The maritime industry, with its vast expanse of oceans and intricate legal frameworks, has always been a subject of intrigue and importance. Lauren Beagen, a maritime attorney and expert, sheds light on the complexities and nuances of this industry in a recent discussion. This article delves into the key takeaways from her insights, providing a comprehensive understanding of the maritime legal landscape.
Note: excerpts come from The Maritime Legal Landscape: Lauren Beagan
The COVID-19 pandemic brought about unprecedented challenges for the maritime industry. Lauren highlights the significant increase in ocean shipping rates, which skyrocketed from around $2,000 to $25,000 for a 40-foot container. This surge was primarily due to the pandemic’s disruption of the supply chain, causing a ripple effect of delays and congestion.
Lauren explains, “Ocean shipping requires people in person. So, you have an international health emergency where people aren’t allowed to work next to each other. How do you get people on a ship? They’re all working next to each other. How do you get people at a port?”
The pandemic also led to operational constraints. With fewer mariners available and challenges in administering vaccines to those constantly on the move, the operations of ocean shipping faced significant hurdles. Warehouses became overfilled, leading to storage issues and subsequent charges. Lauren emphasizes the dilemma faced by many, stating, “I want my stuff out of [the port]. I don’t make money if it’s sitting at the port.”
Maritime law, often considered the foundation for many land laws, is more intertwined with everyday life than most realize. Lauren touches upon the international standards for boat navigation, explaining the prescriptive ways vessels move around, from signals to lights and horns. This system, she notes, has influenced the rules of the road on land.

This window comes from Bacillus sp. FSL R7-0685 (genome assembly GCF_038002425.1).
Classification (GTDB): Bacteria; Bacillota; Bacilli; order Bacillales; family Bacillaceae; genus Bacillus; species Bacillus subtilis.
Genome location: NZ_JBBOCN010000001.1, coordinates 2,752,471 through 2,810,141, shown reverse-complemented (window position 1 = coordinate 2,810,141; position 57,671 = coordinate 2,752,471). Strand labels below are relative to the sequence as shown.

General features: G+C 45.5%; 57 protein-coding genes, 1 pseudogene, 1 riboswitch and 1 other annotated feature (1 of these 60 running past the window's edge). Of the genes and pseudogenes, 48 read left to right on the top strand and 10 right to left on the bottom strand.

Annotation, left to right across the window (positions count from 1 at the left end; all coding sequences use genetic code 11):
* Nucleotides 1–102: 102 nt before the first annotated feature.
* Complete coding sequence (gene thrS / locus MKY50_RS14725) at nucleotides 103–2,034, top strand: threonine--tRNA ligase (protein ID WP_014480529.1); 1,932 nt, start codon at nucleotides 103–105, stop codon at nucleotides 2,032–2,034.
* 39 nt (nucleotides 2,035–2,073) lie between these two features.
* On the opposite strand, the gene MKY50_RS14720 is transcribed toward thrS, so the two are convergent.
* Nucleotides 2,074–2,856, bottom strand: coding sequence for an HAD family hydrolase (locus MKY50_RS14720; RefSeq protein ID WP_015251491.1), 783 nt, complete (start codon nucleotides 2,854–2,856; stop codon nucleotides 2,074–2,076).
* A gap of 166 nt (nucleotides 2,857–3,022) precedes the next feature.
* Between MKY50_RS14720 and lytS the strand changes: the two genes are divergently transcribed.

Furthermore, the international law of the sea, which governs navigation and territorial waters, is now being applied to space law. Lauren remarks, “This law of the sea, in general theories, is roughly being applied to space law. Pretty cool, huh?”
Piracy, while romanticized in popular culture, is a grave concern in the maritime world. Lauren describes it as an “internal crime against humanity.” The movie “Captain Phillips” offers a glimpse into the harrowing reality of piracy off Somalia. Lauren points out that these pirates often resort to such measures out of necessity, not desire.
Over the years, Lauren has observed a growing societal awareness of the maritime industry. The recent supply chain disruptions have made people more cognizant of the intricate processes behind the goods they consume. Lauren hopes for continued appreciation for the essential workers in the maritime industry, stating, “90% of everything that all Americans consume, use, eat comes over ocean shipping at some point.”
For those looking to venture into the maritime industry, Lauren advises nurturing natural curiosity and passion. She believes that if one is genuinely interested, they will find ways to monetize their passion and carve a niche for themselves.
The maritime industry, with its vast oceans and intricate legalities, plays a pivotal role in global trade and commerce. As Lauren aptly puts it, “Who doesn’t like maritime law? It’s so fun.” With experts like her shedding light on the industry’s complexities, one can only hope for a brighter and more informed future for maritime professionals and enthusiasts alike.
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